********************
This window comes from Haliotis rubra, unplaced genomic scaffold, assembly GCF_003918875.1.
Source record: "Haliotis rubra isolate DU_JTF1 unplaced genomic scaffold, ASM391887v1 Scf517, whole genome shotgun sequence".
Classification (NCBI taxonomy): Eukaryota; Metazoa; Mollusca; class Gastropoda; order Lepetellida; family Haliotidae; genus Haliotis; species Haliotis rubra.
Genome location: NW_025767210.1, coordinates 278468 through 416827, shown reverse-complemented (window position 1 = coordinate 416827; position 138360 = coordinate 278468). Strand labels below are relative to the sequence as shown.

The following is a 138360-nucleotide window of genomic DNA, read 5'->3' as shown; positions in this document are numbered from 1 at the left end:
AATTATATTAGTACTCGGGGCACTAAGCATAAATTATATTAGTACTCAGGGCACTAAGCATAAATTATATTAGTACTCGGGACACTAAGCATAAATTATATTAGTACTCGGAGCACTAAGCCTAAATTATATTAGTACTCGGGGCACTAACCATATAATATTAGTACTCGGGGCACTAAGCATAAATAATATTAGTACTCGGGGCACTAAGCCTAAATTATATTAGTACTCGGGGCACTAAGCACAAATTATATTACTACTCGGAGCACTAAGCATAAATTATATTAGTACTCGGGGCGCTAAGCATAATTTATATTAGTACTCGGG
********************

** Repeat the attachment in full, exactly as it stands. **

This window comes from Haliotis rubra, unplaced genomic scaffold, assembly GCF_003918875.1.
Source record: "Haliotis rubra isolate DU_JTF1 unplaced genomic scaffold, ASM391887v1 Scf517, whole genome shotgun sequence".
Classification (NCBI taxonomy): Eukaryota; Metazoa; Mollusca; class Gastropoda; order Lepetellida; family Haliotidae; genus Haliotis; species Haliotis rubra.
Genome location: NW_025767210.1, coordinates 278468 through 416827, shown reverse-complemented (window position 1 = coordinate 416827; position 138360 = coordinate 278468). Strand labels below are relative to the sequence as shown.

The following is a 138360-nucleotide window of genomic DNA, read 5'->3' as shown; positions in this document are numbered from 1 at the left end:
AATTATATTAGTACTCGGGGCACTAAGCATAAATTATATTAGTACTCAGGGCACTAAGCATAAATTATATTAGTACTCGGGACACTAAGCATAAATTATATTAGTACTCGGAGCACTAAGCCTAAATTATATTAGTACTCGGGGCACTAACCATATAATATTAGTACTCGGGGCACTAAGCATAAATAATATTAGTACTCGGGGCACTAAGCCTAAATTATATTAGTACTCGGGGCACTAAGCACAAATTATATTACTACTCGGAGCACTAAGCATAAATTATATTAGTACTCGGGGCGCTAAGCATAATTTATATTAGTACTCGGG